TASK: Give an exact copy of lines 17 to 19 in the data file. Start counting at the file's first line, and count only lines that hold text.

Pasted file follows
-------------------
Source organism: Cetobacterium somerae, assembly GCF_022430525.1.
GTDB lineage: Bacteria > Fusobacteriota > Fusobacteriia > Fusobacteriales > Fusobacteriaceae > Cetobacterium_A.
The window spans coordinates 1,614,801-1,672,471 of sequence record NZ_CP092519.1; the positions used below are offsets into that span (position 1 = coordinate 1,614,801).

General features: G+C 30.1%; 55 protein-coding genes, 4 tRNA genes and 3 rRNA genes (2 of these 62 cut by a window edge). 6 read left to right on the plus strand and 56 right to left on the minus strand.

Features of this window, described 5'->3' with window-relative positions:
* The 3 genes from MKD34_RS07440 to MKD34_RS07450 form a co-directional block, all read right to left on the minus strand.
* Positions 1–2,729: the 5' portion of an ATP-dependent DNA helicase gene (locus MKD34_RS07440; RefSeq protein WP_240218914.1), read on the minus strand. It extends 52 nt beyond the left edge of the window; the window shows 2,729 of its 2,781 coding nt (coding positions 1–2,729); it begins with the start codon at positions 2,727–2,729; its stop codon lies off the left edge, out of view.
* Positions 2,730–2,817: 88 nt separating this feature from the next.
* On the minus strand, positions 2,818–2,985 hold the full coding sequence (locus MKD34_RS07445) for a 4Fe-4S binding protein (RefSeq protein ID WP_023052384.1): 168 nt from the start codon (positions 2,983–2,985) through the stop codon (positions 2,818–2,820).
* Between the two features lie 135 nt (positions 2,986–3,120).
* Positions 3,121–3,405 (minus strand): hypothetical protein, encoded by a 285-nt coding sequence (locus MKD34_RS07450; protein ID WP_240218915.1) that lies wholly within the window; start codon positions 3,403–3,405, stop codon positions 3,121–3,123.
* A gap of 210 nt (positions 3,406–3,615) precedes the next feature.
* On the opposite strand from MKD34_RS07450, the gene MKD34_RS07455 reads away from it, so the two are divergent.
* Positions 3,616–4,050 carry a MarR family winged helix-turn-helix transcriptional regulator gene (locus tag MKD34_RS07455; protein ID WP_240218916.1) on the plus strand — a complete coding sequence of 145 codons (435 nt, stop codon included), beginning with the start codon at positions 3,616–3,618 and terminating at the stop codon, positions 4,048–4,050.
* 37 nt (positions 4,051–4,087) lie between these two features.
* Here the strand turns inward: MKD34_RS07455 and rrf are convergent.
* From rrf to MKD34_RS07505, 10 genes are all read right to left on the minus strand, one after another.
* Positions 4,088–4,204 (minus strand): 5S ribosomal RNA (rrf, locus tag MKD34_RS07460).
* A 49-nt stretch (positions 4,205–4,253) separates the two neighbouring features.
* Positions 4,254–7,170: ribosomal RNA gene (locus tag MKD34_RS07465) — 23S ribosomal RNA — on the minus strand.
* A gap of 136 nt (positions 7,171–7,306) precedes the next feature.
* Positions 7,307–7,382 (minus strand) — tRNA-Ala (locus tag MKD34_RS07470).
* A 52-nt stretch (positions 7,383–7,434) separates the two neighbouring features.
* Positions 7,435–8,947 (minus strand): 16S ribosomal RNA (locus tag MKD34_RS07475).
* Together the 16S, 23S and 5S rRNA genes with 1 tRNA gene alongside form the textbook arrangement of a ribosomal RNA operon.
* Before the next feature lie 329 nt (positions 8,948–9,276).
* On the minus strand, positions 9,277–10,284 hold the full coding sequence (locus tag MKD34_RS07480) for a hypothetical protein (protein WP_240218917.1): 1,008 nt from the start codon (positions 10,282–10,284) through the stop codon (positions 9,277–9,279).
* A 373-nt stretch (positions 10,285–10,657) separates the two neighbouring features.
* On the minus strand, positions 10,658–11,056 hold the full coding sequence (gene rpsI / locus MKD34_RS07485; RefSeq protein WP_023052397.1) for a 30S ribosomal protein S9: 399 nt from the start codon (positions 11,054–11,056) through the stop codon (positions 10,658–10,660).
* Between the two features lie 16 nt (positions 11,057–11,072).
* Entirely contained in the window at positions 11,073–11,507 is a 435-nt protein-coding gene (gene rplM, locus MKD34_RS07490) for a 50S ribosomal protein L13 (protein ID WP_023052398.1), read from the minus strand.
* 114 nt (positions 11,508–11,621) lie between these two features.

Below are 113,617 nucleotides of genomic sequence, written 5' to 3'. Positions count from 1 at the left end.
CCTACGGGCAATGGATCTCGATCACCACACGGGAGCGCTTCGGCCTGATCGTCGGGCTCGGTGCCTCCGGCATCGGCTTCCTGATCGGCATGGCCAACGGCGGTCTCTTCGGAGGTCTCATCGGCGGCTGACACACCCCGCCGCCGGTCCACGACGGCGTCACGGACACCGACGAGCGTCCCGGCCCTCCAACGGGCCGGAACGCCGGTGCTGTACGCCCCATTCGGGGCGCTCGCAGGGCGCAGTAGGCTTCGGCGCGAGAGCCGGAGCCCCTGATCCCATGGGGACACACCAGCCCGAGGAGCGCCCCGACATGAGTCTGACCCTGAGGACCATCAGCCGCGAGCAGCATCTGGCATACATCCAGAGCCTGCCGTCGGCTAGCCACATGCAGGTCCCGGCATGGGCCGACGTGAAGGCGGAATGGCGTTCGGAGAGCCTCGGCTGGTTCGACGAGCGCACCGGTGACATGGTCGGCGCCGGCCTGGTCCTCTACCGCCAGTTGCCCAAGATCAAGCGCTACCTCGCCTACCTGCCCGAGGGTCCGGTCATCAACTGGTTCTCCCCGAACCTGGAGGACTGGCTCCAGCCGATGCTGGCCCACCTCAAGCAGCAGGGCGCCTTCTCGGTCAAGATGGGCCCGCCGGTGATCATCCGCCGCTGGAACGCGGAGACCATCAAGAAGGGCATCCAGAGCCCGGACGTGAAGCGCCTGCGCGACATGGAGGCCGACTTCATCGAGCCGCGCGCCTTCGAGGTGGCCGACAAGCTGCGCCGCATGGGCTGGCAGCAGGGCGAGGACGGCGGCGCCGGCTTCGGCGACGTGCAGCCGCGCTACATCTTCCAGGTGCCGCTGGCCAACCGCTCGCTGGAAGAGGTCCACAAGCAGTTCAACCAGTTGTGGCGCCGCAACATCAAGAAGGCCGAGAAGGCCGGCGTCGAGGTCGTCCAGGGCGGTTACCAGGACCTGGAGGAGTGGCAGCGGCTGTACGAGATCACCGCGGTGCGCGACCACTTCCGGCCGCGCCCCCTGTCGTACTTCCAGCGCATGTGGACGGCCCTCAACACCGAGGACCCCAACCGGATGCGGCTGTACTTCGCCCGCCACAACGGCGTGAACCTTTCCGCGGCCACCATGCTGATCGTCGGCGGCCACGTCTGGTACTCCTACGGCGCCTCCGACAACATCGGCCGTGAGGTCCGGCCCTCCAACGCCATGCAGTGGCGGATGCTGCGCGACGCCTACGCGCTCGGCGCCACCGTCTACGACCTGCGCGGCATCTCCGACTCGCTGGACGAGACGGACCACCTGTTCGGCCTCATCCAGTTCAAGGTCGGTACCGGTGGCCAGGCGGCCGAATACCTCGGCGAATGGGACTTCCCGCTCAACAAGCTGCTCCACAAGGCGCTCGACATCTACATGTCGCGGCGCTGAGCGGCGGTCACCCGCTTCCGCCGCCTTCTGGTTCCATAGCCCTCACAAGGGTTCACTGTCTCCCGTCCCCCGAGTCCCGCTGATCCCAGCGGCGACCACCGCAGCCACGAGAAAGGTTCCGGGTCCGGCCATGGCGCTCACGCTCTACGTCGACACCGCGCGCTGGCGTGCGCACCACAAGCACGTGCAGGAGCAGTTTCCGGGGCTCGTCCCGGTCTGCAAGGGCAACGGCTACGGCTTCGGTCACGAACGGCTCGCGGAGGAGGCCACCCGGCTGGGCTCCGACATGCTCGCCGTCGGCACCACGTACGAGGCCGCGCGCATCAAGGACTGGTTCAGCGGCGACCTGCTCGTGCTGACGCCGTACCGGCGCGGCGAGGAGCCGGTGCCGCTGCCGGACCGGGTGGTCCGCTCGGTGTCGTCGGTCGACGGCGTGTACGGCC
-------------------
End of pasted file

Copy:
* From rrf to MKD34_RS07505, 10 genes are all read right to left on the minus strand, one after another.
* Positions 4,088–4,204 (minus strand): 5S ribosomal RNA (rrf, locus tag MKD34_RS07460).
* A 49-nt stretch (positions 4,205–4,253) separates the two neighbouring features.